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Spotlight on the HUI and XAU Gold Stock Indexes

Probably the two best known gold mining stock indexes in the world’s financial markets are the HUI and the XAU. HUI is the ticker symbol for the NYSE Arca Gold BUGS Index. XAU is the ticker symbol for the Philadelphia Gold and Silver Index. Both of these monikers make an appearance on many gold related websites and many general financial market websites as well, so its worth knowing briefly what these indexes are and what they represent.

A quick note on terminology: The words indexes and indices are equally correct, it just depends on your preference. Likewise, when talking about gold stocks within indexes, we can interchangeably use the terms gold stocks, gold mining companies, gold miners, equities, securities, index components, index constituents etc.

NYSE Arca Gold BUGS Index (HUI)

The HUI was launched on 15 March 1996 by the American Stock Exchange (AMEX), and was originally known as the AMEX Gold BUGS Index. BUGS is an acronym for ‘Basket of Unhedged Gold Stocks’. Through a process of various stock exchange mergers and acquisitions over time, the HUI is now known as the NYSE Arca Gold BUGS Index.

Briefly, in 2008, the AMEX was acquired by NYSE Euronext. In 2006, NYSE had acquired the Archipelago (Arca) trading platform. Hence, as a result of these acquisitions and exchange mergers, the NYSE changed the name of the AMEX Gold BUGS Index to the NYSE Arca Gold BUGS Index. An archived imprint of the AMEX website from 1996 can be seen here.

Also note that in 2012, Intercontinental Exchange (ICE) acquired NYSE Euronext, so the NYSE Arca is now owned by ICE and the Gold BUGS Index is now calculated by ICE. The letters in the ticker HUI do not mean anything, i.e. H, U, I is not an acronym or a shortened version of anything. If anyone thinks HUI might signify something of relevance, please add a comment below this article.

According to the official ICE methodology document, the HUI is “designed to measure the performance of companies involved in the mining of gold ore“. It specifically only includes stocks of companies that do not hedge their gold production beyond one and a half years. By including only non-hedging gold miners, the index therefore attempts to provide exposure to near term gold price movements.

Another distinguishing characteristics of the HUI Index is that its a modified equal weighted index of gold mining stocks. A modification means that companies in the index are weighted to an extent but not fully. The process works as follows. All eligible stocks are ranked based on their full market capitalization (and not their free float). The top two stocks are each attributed a 15% weight. The third ranked stock is attributed a 10% weight. All remaining stocks from fourth position down are equally weighted into the remaining 60% of the index weight. Generally speaking, the free float is that portion of the outstanding equity that is not held by insiders.

HUI – NYSE Arca Gold BUGS Index, 5 year chart. Source: www.GoldChartsRUs.com

Many websites all over the internet state that the HUI is equally weighted, but this is not correct as they fail to mention the above modification. For those interested in the HUI methodology, you can read the methodology document here.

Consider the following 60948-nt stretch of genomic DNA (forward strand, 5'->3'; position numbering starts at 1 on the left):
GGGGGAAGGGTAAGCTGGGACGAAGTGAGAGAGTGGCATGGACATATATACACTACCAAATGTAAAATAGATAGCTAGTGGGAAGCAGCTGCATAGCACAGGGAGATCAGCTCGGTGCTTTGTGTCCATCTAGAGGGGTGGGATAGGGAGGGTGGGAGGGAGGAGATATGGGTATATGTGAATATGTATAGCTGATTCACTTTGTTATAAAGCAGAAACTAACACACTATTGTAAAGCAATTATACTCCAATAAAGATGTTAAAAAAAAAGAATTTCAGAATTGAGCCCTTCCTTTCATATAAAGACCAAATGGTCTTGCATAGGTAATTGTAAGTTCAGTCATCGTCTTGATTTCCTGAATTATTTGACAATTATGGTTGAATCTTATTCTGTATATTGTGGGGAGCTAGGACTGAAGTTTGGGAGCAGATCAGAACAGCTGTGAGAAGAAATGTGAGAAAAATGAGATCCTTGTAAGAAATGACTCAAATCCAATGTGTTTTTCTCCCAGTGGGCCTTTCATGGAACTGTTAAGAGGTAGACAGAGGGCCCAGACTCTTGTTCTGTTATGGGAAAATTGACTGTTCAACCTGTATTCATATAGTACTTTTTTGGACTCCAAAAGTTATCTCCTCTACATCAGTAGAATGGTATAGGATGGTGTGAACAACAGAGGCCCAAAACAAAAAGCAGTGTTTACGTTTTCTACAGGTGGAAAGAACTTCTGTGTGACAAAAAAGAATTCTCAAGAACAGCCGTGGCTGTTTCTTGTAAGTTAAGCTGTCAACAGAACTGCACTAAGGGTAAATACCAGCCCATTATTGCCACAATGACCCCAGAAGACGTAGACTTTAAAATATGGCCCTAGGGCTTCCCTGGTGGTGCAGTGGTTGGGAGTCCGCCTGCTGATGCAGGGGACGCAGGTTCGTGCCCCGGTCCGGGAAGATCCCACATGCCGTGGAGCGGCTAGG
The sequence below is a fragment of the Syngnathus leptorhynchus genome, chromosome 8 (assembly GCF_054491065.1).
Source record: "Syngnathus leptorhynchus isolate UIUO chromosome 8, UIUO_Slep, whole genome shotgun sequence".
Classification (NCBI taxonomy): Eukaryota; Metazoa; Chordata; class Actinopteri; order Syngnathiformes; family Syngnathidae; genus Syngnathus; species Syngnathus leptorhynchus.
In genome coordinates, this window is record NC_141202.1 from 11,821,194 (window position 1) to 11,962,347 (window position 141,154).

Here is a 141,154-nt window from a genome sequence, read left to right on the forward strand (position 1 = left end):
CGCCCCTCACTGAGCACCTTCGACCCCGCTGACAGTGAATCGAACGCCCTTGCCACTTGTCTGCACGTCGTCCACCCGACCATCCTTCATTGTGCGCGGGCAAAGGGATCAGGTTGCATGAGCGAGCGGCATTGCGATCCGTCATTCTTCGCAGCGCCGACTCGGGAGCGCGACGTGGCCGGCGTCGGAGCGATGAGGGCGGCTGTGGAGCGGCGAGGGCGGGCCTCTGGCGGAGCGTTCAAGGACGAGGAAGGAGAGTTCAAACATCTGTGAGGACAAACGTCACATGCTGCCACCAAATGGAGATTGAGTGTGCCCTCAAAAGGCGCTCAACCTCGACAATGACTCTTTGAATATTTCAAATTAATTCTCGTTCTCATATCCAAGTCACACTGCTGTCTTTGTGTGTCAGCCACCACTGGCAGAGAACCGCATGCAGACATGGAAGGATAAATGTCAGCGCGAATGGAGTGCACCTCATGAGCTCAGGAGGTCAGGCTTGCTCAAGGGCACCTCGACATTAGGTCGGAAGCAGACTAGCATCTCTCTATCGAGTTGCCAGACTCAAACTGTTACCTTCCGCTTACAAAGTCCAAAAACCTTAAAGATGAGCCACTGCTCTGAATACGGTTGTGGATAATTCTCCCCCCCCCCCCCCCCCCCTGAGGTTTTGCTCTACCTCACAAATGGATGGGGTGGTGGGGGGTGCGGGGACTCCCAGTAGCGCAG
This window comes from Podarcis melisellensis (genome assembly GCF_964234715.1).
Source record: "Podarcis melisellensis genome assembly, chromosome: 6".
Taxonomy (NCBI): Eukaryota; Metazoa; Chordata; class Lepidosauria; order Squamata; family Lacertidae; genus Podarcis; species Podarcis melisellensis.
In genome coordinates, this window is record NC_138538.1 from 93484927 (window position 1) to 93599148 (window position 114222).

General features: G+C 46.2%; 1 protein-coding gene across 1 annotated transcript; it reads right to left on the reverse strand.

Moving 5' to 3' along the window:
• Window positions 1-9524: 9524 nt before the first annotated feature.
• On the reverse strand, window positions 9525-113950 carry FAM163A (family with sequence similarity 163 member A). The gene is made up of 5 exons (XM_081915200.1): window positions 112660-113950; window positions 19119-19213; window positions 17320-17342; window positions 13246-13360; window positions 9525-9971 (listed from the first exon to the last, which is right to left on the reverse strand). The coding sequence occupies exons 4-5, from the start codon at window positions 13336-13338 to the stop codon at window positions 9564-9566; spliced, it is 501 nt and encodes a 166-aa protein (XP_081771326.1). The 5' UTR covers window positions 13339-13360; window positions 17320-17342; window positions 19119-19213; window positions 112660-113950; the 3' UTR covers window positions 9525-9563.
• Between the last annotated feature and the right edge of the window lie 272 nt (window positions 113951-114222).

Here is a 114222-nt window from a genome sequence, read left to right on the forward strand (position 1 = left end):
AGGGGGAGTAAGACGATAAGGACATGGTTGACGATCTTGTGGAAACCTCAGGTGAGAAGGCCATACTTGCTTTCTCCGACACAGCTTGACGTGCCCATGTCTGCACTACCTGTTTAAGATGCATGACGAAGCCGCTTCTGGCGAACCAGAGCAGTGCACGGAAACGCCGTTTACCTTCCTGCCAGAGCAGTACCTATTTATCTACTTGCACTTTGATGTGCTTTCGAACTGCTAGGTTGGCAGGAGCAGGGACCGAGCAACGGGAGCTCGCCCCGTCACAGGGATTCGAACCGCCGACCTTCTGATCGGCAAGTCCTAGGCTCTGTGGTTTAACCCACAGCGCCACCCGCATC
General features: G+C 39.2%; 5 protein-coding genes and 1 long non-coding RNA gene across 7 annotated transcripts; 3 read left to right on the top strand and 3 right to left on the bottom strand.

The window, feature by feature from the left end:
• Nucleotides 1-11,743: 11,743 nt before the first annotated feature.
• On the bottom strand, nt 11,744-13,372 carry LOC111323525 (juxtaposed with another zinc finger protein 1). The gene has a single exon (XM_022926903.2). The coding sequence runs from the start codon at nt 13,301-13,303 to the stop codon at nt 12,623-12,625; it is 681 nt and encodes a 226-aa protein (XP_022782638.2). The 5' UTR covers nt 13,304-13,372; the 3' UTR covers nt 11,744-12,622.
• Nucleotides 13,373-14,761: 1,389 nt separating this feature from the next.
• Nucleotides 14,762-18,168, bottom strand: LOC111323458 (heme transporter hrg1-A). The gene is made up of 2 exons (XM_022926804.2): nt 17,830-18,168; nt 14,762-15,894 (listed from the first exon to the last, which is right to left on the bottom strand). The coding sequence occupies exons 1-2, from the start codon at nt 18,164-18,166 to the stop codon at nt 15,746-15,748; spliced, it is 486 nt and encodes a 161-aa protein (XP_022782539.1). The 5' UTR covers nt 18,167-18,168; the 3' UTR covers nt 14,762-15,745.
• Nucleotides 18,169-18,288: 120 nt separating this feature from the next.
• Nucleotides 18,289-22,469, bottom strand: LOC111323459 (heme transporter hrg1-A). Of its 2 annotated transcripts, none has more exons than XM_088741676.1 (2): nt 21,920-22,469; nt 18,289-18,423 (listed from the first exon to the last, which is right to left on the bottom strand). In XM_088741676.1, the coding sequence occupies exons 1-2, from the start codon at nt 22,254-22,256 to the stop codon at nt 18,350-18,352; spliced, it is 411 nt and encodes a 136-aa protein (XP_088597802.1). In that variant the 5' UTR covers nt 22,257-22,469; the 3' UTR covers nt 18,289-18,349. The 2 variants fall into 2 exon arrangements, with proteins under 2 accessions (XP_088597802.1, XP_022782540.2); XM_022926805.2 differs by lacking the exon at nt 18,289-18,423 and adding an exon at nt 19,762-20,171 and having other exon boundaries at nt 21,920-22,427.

Gold mining stocks eligible for inclusion in the HUI have to be either listed on the NYSE or the ‘NYSE American’ or else traded on NASDAQ. NYSE American is a small cap exchange operated by NYSE  and was formerly called NYSE MKT, and is inherited from the American Stock Exchange (AMEX). The number of gold mining stocks that can be included in the HUI is variable and the constituents can change quarterly during index rebalances. When launched in March 1996, the HUI had a base level of 200.00.

HUI Components

The HUI currently has 23 constituent securities predominantly companies headquartered in the US, Canada and South Africa, including the large Goldcorp, Newmont Mining and Barrick, and miners such as Eldorado Gold, Kinross Gold, and Tahoe Resources. It also includes the American Depository Receipts (ADRs) of the South African miners, AngloGold Ashanti, Randgold Resources and Sibanye. The HUI also includes the predominantly silver miners Coeur Mining and Hecla Mining. A full list of the 23 components of the HUI can be seen here.

Fourteen of the gold miners in the HUI are also members of the World Gold Council. With 24 gold mining companies currently members of the WGC, this means that 10 WGC members are not represented in the HUI, which can be put down to those companies not having a listing on a US securities exchange, and perhaps being excluded for other reasons such as hedging their production. Some gold miners in the HUI are not members of the WGC for various reasons, such as they left the WGC, e.g. Gold Fields, or they are more naturally members of the Silver Institute, such as Coeur and Hecla.

GDM and JHUI

The NYSE also operates two other gold mining indices of relevance. These indexes are less well-known than the HUI and are the NYSE Arca Gold Miners Index (GDM), and the NYSE Arca Junior Gold BUGS Index (JHUI).

Unlike the equally weighted HUI, the NYSE Arca Gold Miners Index (GDM) is a market capitalization weighted index that comprises ‘publicly traded companies primarily involved in the mining of gold and silver in locations around the world.‘  This broader representation of gold and silver mining companies from around the world (instead of just a US listing), and the fact that inclusion is not limited to miners who don’t engage in hedging, explains why there are currently 49 components in the GDM, a list of which can be seen here.

Nearly all the WGC members are present in the GDM. There are also a lot of Australian gold mining companies in the GDM, and a couple of Chinese gold mining companies in the index, namely Zhaojin Mining Industry and Zijin Mining Group, but no Russian gold miners (maybe due to political reasons). The number of stocks that can be included in the GDM is also variable and the constituents can also change quarterly during index rebalances. The GDM was launched in October 2004. Anyone interested in the GDM index methodology can read its methodology document here.